While the principles of the United Nations Charter remain as relevant today as in 1945, the challenges and demands facing the Organization have evolved considerably over the years. Member States' demands of the United Nations and its Secretariat, agencies, funds and programmes have grown continuously. In many areas, the existing structures, systems and resources of the United Nations are strained, not least due to the high volume of operational activity it has taken on around the world.
Member States have recognized the need for transforming and adapting the United Nations system to today’s realities, and have defined priorities for reform in the 2000 Millennium Declaration and the 2005 World Summit Outcome Document. Supported by a number of reports, commissioned and issued by the Secretary-General, these documents set out objectives for innovation in the areas of development; peace and security; human rights and governance; and the strengthening of the United Nations system. Since the beginning of the Secretary-General Ban Ki-moon’s leadership, UN Reform has remained an important and inclusive objective harnessing the Organization’s “human, institutional and intellectual resources.”
A number of formal and informal follow-up processes at the United Nations have made considerable progress in advancing these objectives. Important steps have been taken in the area of system-wide coherence, and negotiations on Security Council reform have been taken to the intergovernmental level. Still, much remains to be done, including in the above-mentioned areas, to make the United Nations more responsive to the challenges of the 21st century.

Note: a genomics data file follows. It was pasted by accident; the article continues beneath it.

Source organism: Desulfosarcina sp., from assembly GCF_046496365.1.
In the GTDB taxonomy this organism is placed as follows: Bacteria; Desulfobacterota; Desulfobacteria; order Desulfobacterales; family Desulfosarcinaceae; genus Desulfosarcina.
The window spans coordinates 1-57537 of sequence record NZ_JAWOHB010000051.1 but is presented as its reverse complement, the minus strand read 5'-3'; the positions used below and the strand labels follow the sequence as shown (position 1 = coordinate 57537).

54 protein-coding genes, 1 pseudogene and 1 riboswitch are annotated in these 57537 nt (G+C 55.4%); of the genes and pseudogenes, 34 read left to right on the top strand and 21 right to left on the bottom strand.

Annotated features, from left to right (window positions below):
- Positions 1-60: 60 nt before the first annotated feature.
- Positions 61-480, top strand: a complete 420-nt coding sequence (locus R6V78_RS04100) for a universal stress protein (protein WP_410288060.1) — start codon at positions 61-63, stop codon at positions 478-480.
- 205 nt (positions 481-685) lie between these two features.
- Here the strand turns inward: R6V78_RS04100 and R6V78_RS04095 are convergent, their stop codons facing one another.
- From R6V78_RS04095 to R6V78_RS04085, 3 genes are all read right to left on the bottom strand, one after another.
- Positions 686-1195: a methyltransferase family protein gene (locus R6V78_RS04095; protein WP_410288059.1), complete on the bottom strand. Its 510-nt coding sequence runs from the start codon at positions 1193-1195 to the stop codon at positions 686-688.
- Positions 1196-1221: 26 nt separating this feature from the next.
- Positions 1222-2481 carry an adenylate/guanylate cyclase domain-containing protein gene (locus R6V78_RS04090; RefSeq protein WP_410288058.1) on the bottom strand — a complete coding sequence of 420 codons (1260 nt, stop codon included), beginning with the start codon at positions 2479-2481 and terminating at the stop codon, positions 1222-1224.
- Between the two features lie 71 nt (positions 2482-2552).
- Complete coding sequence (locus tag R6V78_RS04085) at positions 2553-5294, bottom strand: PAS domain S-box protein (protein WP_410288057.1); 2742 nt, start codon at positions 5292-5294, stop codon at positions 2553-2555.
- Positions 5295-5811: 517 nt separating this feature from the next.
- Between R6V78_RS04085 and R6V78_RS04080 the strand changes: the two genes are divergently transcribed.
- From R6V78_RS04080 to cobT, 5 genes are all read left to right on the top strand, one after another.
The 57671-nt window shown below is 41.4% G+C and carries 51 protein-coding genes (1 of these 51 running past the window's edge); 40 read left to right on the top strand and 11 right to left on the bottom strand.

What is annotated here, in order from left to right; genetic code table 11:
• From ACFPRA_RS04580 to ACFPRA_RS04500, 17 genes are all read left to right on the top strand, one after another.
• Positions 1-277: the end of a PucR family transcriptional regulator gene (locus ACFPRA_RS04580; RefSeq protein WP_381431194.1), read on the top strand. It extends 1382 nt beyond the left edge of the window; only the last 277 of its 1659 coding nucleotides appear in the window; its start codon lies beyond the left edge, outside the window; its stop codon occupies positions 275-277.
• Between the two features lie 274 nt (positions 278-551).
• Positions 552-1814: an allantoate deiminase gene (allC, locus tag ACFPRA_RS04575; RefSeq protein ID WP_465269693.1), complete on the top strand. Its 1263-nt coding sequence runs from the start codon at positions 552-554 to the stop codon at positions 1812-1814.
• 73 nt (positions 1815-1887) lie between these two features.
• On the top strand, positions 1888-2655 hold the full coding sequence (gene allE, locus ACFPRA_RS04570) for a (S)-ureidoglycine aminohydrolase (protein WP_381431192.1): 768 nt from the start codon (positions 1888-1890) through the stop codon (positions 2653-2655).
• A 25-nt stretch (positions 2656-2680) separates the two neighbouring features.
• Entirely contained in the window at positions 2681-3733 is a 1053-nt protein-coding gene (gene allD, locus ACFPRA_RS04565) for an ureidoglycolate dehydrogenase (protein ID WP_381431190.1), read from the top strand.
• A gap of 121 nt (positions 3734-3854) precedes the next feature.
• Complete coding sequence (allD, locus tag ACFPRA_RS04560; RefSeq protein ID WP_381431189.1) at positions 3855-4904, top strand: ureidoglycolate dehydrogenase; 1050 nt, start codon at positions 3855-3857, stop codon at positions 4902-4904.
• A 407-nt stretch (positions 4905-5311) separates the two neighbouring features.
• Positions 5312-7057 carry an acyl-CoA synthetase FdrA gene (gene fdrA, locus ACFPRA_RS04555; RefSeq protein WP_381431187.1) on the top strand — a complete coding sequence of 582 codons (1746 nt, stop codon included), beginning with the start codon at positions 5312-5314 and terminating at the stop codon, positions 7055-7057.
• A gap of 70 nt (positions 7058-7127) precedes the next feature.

This two-day, intensive workshop on United Nations Reform intends to provide delegates, particularly those delegates engaged in the Fifth and Second Committee issues, with a comprehensive and impartial knowledge base on the main chapters of ongoing United Nations reform. This workshop will better equip delegates to engage constructively in relevant UN Reform consultations.
Drawing on the expertise of speakers from both inside and outside the United Nations system, the course will enable participants to understand the evolution and current status of ongoing reform efforts, identify different perspectives, converging as well as possible diverging, priorities of the Member States and the Secretariat. Most important, it will provide insight to facilitate the reform process.
The course is designed for members of permanent missions to the United Nations, who wish to receive a comprehensive overview on United Nations reform efforts, especially for those assigned to the Second or Fifth Committee of the General Assembly.
The course will be held at United Nations Headquarters in New York on Thursday, 6 December and Friday, 7 December from 10:00 a.m. to 5:30 p.m. in Conference Room E (NLB) at the United Nations Headquarters in New York. Participants are kindly asked to arrive at the venue 15 minutes before beginning to complete the signing-in process.